academics
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    Cougar Mountain teacher earns GeekWire Award

     

     
    Congratulations to Cougar Mountain Middle School science teacher Kim Williams on being selected as a winner of GeekWire’s STEM Educator of the Year award!
     
    Now in its 13th year, the GeekWire Awards is one of the most hotly-anticipated events in the Seattle tech community, bringing together more than 1,000 geeks to celebrate innovation and the entrepreneurial spirit. Williams was selected for the award after a month-long nomination and judging process and recognizing innovative educators in the Pacific Northwest.
     
    Williams said she’s extremely honored to receive the award.
     
    “The past year has seen significant changes in everyone's lives,” she said. “During this time, the intersection of education and technology has risen to the forefront of discussions about how we can best use tech in our classrooms to enhance student learning. We are teaching future engineers, innovators, and business leaders in our classrooms right now, so it's important to give them the opportunity to interact with technology in a purposeful way, and prepare them to be able to better adapt to the evolving technology they will see in their future."
     
    The online awards ceremony will take place May 20.

     

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  • Teachers create a safe space for students during middle school Advisory

    What is one thing you would most like to change about the world?
     
    That’s a big question for anyone to answer. Now imagine you’re one of a group of “half-asleep, hungry, hormonal, sassy middle school students at eight in the morning.”
     
    Liberty Middle school Advisory teacher Makayla Henry described her class that way, but said none of those obstacles stopped her amazing group of kids from diving right into a very in-depth conversation.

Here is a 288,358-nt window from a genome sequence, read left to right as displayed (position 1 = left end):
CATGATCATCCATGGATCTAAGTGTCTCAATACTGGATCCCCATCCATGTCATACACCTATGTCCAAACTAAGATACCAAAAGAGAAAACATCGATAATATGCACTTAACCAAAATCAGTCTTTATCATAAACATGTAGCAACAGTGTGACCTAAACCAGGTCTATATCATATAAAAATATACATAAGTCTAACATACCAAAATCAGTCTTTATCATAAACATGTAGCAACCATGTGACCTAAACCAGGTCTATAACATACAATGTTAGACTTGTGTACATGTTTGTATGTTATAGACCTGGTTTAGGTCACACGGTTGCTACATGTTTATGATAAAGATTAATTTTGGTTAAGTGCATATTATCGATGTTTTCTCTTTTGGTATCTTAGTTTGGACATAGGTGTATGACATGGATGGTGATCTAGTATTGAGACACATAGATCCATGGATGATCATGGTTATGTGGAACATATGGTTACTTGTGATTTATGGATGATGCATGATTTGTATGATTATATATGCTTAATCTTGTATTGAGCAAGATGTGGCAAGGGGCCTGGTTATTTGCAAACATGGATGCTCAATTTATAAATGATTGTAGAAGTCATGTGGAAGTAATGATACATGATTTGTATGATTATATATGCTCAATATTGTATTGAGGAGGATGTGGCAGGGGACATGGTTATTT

“They were sharing with each other the need for more musical education, the acceptance of any person — and belief in every person’s humanity, the need to care for our planet, the need to stop hating on someone based on a difference of opinion,” said Henry. “These are thoughts that were deeply personal to my students, and they had found a space to believe that their thoughts were worth hearing, sharing, and developing as they posed them to their class. If that isn’t success in any class, I don’t know what is.”
     
    Creating that safe space for students is part of the middle school Advisory program. Even in a non-pandemic year, middle school students are already going through a lot of changes.
     
    “Their sense of self changes, their relationships to friends, family, and teachers change. Not to mention the academic side of school,” said Henry.
     

     

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    Special Education teachers get creative during pandemic

     

    The shift to distance learning was challenging for everyone, but it was especially difficult for special needs students, who often rely on hands-on instruction. 

    When the pandemic closed our schools, our Special Education teachers rolled up their sleeves and got to work finding ways to help their students, even when they couldn’t be in the same room with them.
     
    Angela Martin has been teaching for more than 20 years, and she has spent the last year and a half working with Special Education students at Centennial Elementary. 
     
    Martin said many families went into “survival mode” last year when COVID-19 forced schools around the world to quickly move from in-person to virtual learning. She immediately began brainstorming creative ways to teach online, including delivering writing and art through stop-motion animation, leading virtual field trips to the Egyptian pyramids, and answering math problems while working with Legos.
     
     

     

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  • Student success remains primary goal in secondary special programs

     
     
     students
     
     

    Even during a global pandemic, we know that a student’s high school experience is about more than just reading, writing and arithmetic. In order to stay competitive with their peers, high schoolers on our district have access to a host of special programs that offer job training and a head start on college courses.

    Cambridge Program at BHS

    The Cambridge Assessment International Education Program, which is hosted at Bethel High School, offers an international pre-university curriculum and examination system that emphasizes the value of a broad and balanced education for academically able students.

    This unique program is part of the prestigious University of Cambridge in England and is one of the most demanding and rigorous college preparatory programs in the world.

    To learn more, click here.

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